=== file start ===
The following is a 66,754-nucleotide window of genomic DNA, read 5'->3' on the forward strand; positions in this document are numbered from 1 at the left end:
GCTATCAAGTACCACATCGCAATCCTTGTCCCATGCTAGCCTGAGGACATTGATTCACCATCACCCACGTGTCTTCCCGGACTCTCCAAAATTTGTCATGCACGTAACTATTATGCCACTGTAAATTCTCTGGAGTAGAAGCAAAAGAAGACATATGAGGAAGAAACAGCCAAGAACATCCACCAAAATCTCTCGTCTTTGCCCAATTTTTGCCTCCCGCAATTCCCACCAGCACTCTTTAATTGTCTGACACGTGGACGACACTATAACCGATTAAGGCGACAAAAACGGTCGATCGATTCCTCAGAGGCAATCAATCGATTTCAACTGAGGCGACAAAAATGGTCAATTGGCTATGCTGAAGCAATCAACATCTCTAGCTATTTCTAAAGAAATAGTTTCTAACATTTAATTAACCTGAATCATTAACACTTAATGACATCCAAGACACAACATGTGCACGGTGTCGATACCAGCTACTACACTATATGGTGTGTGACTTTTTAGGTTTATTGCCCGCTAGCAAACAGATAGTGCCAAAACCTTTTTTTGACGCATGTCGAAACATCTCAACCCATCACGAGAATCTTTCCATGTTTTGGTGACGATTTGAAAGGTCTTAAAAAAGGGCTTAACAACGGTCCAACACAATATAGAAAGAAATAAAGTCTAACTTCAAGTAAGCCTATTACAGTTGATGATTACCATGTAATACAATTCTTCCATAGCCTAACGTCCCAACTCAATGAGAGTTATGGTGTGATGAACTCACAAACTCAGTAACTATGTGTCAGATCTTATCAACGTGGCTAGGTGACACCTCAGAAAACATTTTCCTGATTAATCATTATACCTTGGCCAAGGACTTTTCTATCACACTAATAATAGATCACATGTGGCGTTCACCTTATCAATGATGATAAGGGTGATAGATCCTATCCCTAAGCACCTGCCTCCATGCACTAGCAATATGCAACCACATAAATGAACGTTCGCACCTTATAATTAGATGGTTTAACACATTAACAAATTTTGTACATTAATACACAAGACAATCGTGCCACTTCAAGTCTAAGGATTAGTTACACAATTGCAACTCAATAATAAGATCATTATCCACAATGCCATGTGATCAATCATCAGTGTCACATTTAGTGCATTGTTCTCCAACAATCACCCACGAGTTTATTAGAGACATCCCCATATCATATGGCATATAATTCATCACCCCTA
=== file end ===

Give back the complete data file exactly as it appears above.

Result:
The following is a 66,754-nucleotide window of genomic DNA, read 5'->3' on the forward strand; positions in this document are numbered from 1 at the left end:
GCTATCAAGTACCACATCGCAATCCTTGTCCCATGCTAGCCTGAGGACATTGATTCACCATCACCCACGTGTCTTCCCGGACTCTCCAAAATTTGTCATGCACGTAACTATTATGCCACTGTAAATTCTCTGGAGTAGAAGCAAAAGAAGACATATGAGGAAGAAACAGCCAAGAACATCCACCAAAATCTCTCGTCTTTGCCCAATTTTTGCCTCCCGCAATTCCCACCAGCACTCTTTAATTGTCTGACACGTGGACGACACTATAACCGATTAAGGCGACAAAAACGGTCGATCGATTCCTCAGAGGCAATCAATCGATTTCAACTGAGGCGACAAAAATGGTCAATTGGCTATGCTGAAGCAATCAACATCTCTAGCTATTTCTAAAGAAATAGTTTCTAACATTTAATTAACCTGAATCATTAACACTTAATGACATCCAAGACACAACATGTGCACGGTGTCGATACCAGCTACTACACTATATGGTGTGTGACTTTTTAGGTTTATTGCCCGCTAGCAAACAGATAGTGCCAAAACCTTTTTTTGACGCATGTCGAAACATCTCAACCCATCACGAGAATCTTTCCATGTTTTGGTGACGATTTGAAAGGTCTTAAAAAAGGGCTTAACAACGGTCCAACACAATATAGAAAGAAATAAAGTCTAACTTCAAGTAAGCCTATTACAGTTGATGATTACCATGTAATACAATTCTTCCATAGCCTAACGTCCCAACTCAATGAGAGTTATGGTGTGATGAACTCACAAACTCAGTAACTATGTGTCAGATCTTATCAACGTGGCTAGGTGACACCTCAGAAAACATTTTCCTGATTAATCATTATACCTTGGCCAAGGACTTTTCTATCACACTAATAATAGATCACATGTGGCGTTCACCTTATCAATGATGATAAGGGTGATAGATCCTATCCCTAAGCACCTGCCTCCATGCACTAGCAATATGCAACCACATAAATGAACGTTCGCACCTTATAATTAGATGGTTTAACACATTAACAAATTTTGTACATTAATACACAAGACAATCGTGCCACTTCAAGTCTAAGGATTAGTTACACAATTGCAACTCAATAATAAGATCATTATCCACAATGCCATGTGATCAATCATCAGTGTCACATTTAGTGCATTGTTCTCCAACAATCACCCACGAGTTTATTAGAGACATCCCCATATCATATGGCATATAATTCATCACCCCTA